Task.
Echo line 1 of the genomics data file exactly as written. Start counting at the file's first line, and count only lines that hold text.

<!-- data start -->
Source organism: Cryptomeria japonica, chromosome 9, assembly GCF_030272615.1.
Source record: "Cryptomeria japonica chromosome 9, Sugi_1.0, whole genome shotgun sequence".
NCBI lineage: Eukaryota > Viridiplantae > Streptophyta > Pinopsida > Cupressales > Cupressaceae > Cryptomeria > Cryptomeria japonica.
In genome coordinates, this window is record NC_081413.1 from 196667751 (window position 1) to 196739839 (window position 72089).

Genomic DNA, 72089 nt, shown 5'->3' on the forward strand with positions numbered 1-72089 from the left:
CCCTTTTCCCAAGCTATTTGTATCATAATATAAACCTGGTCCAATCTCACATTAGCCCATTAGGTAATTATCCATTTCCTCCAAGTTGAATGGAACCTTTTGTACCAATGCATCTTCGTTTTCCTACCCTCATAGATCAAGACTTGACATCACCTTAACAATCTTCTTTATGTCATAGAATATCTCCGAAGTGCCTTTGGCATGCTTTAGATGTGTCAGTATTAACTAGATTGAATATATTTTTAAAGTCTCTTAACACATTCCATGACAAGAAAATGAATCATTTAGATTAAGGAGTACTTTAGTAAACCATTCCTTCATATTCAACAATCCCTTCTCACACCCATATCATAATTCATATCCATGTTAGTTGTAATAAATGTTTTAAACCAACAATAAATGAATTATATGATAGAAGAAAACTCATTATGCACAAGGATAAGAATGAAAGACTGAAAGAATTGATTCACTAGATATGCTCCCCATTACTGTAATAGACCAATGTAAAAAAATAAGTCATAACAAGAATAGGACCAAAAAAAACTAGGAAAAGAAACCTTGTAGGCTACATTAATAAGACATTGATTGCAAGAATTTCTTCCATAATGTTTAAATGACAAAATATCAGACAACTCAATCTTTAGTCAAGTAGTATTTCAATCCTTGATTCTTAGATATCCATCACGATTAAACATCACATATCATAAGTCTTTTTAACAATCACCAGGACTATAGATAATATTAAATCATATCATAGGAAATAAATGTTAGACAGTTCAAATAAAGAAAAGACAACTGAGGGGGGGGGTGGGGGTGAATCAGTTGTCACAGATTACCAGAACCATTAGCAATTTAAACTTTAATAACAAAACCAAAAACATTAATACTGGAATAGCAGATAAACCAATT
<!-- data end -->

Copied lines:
Source organism: Cryptomeria japonica, chromosome 9, assembly GCF_030272615.1.